Running on Empty

Earlier this month I  engaged in battle with waist and ego. The occasion was the annual mosh pit known as the JPMorgan Chase Corporate Challenge. My firm fields a team at roughly two-year intervals and this was an on year.

Chase Corporate Challenge 2006 Start

Rather than let the opportunity for humiliation pass I gamely signed up and dragged myself to Central Park to run 3.5 miles. The last time I ran was in the 2009 Corporate Challenge so there was a good chance the results would not be pretty.

Things didn’t turn out as badly as they might have. A time of 37:04 is, I think, perfectly respectable after a 2-year layoff . The only real casualty was the dislocation of a once-broken toe. But this space isn’t about my digits so let’s move on. This year marks the 35th anniversary of this event in New York. It harkens back to when Manufacturer’s Hanover was still a retail bank and the City was in the throes of its 1970s near-death experience.

This is a marketing event. Sponsorships are sold. Funds are raised. Logos are emblazoned everywhere. In New York (the event is now international and held in a dozen cities around the globe), it’s a 2-night affair that draws about 15,000 participants each evening. Lots of media coverage and visibility for sponsors  and a good time for all. As with most running events, a good chunk of cash comes from the runners ($42 a head in this case).  From a purely promotional angle it’s a sweet deal.

Turns out it’s another great venue for drive-by-ethnography. And that’s what you’re limited to because if a profile of participants is published I can’t find it. So what does one experience when immersed in the crowd? One impression is that the great majority of team t-shirts sported a logo for a financial firm or a supporting player like Bloomberg (financial information) or Pilsbury (law). Yes, I did see folks from hospitals, NFPs and retailers but they stood out for what they weren’t.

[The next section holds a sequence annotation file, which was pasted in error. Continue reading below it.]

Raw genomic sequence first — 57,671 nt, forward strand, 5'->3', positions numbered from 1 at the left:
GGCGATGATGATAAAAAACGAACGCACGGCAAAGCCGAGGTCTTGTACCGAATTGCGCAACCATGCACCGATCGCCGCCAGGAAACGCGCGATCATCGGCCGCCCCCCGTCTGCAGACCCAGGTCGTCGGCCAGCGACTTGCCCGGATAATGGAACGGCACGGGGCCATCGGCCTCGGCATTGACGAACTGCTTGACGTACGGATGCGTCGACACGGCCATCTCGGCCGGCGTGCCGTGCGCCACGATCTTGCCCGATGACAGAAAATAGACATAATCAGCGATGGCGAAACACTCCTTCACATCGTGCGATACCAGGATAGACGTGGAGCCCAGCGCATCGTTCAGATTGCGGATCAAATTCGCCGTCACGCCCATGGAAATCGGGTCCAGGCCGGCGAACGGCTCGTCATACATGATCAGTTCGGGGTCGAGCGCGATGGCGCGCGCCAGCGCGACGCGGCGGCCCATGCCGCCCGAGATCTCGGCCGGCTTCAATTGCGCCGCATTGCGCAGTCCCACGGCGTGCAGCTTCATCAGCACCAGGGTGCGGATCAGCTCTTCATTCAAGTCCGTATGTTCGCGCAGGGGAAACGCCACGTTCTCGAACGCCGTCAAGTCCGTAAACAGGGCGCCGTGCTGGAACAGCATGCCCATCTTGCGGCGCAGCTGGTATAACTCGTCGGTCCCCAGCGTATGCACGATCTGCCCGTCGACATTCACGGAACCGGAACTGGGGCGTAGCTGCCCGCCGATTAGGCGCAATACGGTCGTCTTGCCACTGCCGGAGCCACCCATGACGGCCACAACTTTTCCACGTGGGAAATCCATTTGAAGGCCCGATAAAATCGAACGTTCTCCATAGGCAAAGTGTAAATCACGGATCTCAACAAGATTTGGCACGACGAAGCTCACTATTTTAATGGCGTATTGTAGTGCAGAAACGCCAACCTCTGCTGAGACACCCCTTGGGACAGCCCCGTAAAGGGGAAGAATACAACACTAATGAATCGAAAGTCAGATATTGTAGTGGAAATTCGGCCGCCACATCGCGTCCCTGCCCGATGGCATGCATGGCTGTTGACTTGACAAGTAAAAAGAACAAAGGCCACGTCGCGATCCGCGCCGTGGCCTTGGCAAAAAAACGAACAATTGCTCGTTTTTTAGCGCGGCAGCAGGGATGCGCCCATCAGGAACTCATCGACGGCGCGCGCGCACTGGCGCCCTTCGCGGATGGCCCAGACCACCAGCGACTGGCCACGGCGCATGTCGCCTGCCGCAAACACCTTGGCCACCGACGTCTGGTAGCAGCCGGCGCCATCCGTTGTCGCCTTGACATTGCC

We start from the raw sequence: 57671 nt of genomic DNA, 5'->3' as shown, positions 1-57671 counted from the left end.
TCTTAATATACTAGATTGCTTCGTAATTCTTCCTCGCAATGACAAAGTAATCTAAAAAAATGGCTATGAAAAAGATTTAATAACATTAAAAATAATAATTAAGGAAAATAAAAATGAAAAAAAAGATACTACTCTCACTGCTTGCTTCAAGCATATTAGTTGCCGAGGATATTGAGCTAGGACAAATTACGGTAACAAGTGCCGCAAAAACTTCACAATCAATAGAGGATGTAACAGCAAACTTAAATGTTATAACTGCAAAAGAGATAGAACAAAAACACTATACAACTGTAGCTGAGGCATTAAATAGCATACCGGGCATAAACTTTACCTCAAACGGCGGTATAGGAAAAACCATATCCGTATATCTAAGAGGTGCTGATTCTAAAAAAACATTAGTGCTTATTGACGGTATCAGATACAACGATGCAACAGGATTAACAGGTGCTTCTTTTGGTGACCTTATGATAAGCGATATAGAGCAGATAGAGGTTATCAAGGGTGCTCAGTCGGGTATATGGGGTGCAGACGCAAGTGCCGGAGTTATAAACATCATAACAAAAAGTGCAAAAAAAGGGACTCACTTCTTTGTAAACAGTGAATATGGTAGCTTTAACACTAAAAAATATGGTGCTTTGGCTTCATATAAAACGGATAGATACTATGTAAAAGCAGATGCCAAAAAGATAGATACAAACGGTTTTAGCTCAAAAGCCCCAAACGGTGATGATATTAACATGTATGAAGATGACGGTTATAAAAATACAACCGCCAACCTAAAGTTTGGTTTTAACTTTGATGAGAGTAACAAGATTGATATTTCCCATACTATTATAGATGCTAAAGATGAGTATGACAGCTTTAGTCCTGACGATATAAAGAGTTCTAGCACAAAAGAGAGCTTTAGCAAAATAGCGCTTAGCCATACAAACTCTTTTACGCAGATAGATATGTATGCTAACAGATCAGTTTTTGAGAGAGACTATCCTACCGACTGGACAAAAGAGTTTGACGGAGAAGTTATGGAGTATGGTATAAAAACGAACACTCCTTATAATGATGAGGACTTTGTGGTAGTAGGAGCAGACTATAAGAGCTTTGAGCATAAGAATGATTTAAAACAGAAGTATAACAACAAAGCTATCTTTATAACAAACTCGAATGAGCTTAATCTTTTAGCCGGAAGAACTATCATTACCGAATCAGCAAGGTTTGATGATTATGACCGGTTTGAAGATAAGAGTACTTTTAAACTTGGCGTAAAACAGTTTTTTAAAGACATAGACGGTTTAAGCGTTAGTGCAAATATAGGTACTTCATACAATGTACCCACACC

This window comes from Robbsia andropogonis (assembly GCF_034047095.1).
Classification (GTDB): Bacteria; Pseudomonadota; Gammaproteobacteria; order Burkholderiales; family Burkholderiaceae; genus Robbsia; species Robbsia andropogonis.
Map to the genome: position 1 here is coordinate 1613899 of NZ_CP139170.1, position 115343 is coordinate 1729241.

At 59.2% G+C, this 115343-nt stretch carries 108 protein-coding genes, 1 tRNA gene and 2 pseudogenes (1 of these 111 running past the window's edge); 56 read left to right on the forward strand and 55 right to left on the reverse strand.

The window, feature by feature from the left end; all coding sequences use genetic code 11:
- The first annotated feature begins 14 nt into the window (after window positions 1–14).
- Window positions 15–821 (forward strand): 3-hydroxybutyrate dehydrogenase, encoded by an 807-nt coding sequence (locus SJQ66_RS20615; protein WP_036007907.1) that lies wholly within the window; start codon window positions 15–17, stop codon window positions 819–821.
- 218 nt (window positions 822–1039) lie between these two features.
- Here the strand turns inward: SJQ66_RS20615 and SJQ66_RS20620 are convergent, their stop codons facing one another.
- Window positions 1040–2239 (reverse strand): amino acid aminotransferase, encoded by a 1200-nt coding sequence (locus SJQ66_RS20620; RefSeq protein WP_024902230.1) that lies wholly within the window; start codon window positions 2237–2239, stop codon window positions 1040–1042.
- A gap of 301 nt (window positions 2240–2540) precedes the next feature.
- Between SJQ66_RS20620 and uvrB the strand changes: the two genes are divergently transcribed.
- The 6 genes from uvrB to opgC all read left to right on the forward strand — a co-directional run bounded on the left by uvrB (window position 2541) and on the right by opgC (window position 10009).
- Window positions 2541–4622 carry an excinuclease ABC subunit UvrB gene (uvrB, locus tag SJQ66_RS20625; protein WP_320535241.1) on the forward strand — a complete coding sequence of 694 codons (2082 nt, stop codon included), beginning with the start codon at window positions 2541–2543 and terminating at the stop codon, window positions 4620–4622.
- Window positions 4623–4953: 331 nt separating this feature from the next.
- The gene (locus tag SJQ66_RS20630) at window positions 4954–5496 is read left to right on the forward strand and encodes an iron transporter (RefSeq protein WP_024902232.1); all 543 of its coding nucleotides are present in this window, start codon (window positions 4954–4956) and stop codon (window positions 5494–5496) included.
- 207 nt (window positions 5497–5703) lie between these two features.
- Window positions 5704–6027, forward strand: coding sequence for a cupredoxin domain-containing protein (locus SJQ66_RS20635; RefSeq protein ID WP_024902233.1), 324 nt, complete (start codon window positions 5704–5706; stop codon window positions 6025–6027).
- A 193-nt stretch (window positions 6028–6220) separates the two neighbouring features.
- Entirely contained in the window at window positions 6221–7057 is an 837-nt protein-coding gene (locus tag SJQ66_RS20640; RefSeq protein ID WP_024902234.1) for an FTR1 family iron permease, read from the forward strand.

What do we know about these financiers? Well, the median US HHI in 2008 was $61,521. That was the year Bear Stearns and Lehman Brothers failed and TARP appeared. Then NY Attorney General Andrew Cuomo documented (page 5) that the 9 largest TARP recipients paid bonuses ranging from $3,400 to $160,000 per employee. That’s range of anywhere from about 5% to 260% of median HHI in addition to salary. So let’s just call this group an economic elite.

Here’s what the dictionary say about elite: a) the choice part; b) the best of a class; c) the socially superior part of society; d)  a group of persons who by virtue of position or education exercise much power or influence.  Could be the financial types, no?

I’m old-fashioned so I wouldn’t mind an elite that had a sense of noblesse oblige. Based on my experience in Central Park I wouldn’t mind one with basic manners, either. Trash strewn everywhere. Banana peels piled high in corners and atop generators as if finding a trash receptacle presented an undue burden. Employees (the event is manned by young people who are overwhelmingly of color) treated as though they were spectres designated to serve.

The poverty rate in New York City is about 20%.  I don’t know if the folks who work the Corporate Challenge are in that cohort. The runners by definition are employed so they are probably not. So I wonder why so many of them  seem to believe there’s an army to pick up after them. That doesn’t seem best in class or socially superior. It just strikes me as anti-social in the worst way.


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